#MDA2022 – Gene Therapy ACT-101 Boosts GAA Levels in Early Trial
The investigational gene therapy ACT-101 overall was well-tolerated among three people with late-onset Pompe disease (LOPD) who were treated in a Phase 1/2 clinical trial.
Moreover, the trial results also showed that treatment markedly increased levels of the GAA enzyme — deficient in Pompe disease — in the patients’ muscle cells.
Edward Smith, MD, one of the trial investigators, discussed the findings at the Muscular Dystrophy Association (MDA) 2022 Annual Meeting, being held this week in Nashville, Tennessee, in a talk titled “Phase 1 Study of Gene Therapy in Late-onset Pompe Disease: Analyses of Safety, Bioactivity, and Secondary Endpoints.”
Pompe disease is caused by mutations in the gene that provides instructions for making the GAA enzyme, which is needed to break down a complex sugar molecule called glycogen. This leads to a toxic buildup of glycogen in the body’s cells; muscle cells that normally use glycogen as an energy source are especially susceptible to this toxic accumulation.
For more than a decade, the standard treatment for Pompe has been enzyme replacement therapy (ERT), which, as the name suggests, involves administering a version of the missing enzyme. However, ERT is a maintenance therapy, meaning it is routinely needed — once every two weeks in Pompe — over a patient’s lifetime.
ACT-101 is an experimental gene therapy developed by Asklepios BioPharmaceutical (AskBio), a subsidiary of Bayer. It works to deliver a healthy version of the GAA-encoding gene to cells in the liver by using a specially engineered viral vector. Ultimately, the therapy is designed to allow the body to produce its own functional GAA enzyme.
“The strategy with this program is to use the liver as a depot for GAA production, and then essentially export that out or secrete it to the muscle, as well as other tissues,” said Smith, an associate professor of both pediatrics and neurology at Duke University Hospital, in North Carolina.
A Phase 1/2 clinical trial (NCT03533673) is testing the safety and preliminary effectiveness of ACT-101 in up to eight adults with LOPD. At the conference, Smith presented findings from the first three participants in the trial, all white men, ages 52 to 71, who had all been on ERT for nearly 10 years.
All three participants were treated with a single infusion of ACT-101 at a relatively low dose. To prevent an unwanted inflammatory reaction against the therapy’s viral vector, the men also received treatment with the immune-suppressing corticosteroid prednisone through week 15.
Per trial protocol, the participants were given ERT. All three were able to discontinue that therapy at week 26 (about half a year later) as they met prespecified criteria — specifically, they showed evidence of GAA in the blood, and also showed no signs of decline in lung function or walking ability. All participants met the criteria to remain off ERT for the next half-year of the study.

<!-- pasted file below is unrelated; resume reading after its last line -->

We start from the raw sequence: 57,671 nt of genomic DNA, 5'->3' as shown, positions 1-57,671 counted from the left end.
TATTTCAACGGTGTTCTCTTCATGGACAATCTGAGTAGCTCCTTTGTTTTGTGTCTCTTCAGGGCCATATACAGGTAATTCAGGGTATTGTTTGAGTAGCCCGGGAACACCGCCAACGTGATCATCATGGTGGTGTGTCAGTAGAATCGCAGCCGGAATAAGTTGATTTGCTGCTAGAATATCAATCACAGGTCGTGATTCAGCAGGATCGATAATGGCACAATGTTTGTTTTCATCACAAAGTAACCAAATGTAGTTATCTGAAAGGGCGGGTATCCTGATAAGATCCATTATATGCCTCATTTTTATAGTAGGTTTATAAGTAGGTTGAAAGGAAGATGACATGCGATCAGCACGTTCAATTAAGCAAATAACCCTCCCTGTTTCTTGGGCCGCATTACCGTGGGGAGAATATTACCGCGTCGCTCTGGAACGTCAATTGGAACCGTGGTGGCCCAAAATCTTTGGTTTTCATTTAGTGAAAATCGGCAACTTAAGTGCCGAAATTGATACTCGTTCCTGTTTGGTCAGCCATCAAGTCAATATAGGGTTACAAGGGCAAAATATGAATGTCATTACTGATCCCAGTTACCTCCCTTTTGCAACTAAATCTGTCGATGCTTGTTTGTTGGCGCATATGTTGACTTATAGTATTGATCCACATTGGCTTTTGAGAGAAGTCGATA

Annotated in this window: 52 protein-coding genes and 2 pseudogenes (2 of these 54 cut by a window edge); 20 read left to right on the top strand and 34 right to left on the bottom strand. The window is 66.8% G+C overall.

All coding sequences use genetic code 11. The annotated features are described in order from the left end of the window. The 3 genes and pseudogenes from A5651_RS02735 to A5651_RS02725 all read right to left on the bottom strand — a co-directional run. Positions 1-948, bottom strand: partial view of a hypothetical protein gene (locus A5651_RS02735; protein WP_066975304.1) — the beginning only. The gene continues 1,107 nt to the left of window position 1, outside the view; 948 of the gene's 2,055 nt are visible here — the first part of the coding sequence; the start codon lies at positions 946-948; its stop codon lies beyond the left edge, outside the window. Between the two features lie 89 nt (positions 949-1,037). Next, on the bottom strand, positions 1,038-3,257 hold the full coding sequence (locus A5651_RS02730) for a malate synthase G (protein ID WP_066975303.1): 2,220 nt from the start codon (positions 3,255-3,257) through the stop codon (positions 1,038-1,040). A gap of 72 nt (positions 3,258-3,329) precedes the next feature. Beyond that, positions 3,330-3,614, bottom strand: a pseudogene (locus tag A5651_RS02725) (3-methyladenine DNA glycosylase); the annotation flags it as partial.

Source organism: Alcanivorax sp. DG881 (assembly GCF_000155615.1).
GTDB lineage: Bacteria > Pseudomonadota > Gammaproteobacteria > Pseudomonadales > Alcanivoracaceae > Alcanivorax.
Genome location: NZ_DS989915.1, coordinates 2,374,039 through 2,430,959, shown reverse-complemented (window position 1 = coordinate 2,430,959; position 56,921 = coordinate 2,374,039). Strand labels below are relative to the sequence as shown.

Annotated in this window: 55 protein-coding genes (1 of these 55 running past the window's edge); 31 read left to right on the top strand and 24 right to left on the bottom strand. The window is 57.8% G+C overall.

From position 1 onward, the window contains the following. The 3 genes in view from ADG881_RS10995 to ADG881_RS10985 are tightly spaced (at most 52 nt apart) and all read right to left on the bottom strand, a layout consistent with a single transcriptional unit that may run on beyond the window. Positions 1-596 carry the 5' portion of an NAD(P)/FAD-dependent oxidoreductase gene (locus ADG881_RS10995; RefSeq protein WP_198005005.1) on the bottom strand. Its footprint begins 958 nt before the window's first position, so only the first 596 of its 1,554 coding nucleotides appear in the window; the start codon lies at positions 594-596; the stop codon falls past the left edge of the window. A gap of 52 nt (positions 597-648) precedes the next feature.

Muscle biopsies taken about one year after treatment showed that GAA levels in muscle tissue had increased markedly — from 101% to 235% — in all three participants relative to the study’s start. In the first participant, GAA levels increased tenfold, from 2.8% to 28% of normal, while in the second, the levels rose from 19% to 44%. For the third man, GAA levels increased from 56% to 94%. GAA levels also were increased in the participants’ serum, the non-cell part of the blood.
“What these data show are that increased GAA activity in muscle and serum was seen at week 52 versus [the trial’s start], demonstrating” that the experimental gene therapy is biologically active in people with LOPD, Smith said.
Muscle glycogen levels were not significantly different at the one-year mark as compared with the trial’s start.
“We feel that these data suggest the need for higher GAA activity to suppress glycogen accumulation,” Smith said, stressing that these patients were treated with a relatively low dose of gene therapy.
Patient-reported measures of fatigue, as well as measures of walking ability and lung function, also did not significantly change one year after ACT-101 treatment.
Safety data generally were positive. One participant experienced two mild-to-moderate severity headaches around the time he received the infusion of ACT-101, and another experienced muscle pain and a mild, temporary increase in markers of liver damage around the time of infusion. These events were deemed possibly a side effect of the treatment by study investigators.
Three serious safety-related events were reported in one participant, but all were either prior to dosing or due to the patient’s other underlying health conditions and not related to ACT-101 treatment, it was determined. All of these events were resolved with appropriate care.
Overall, these data show that ACT-101 is biologically active, and generally safe and well-tolerated, Smith concluded. He said that the findings support further research, particularly to test higher doses of the therapy.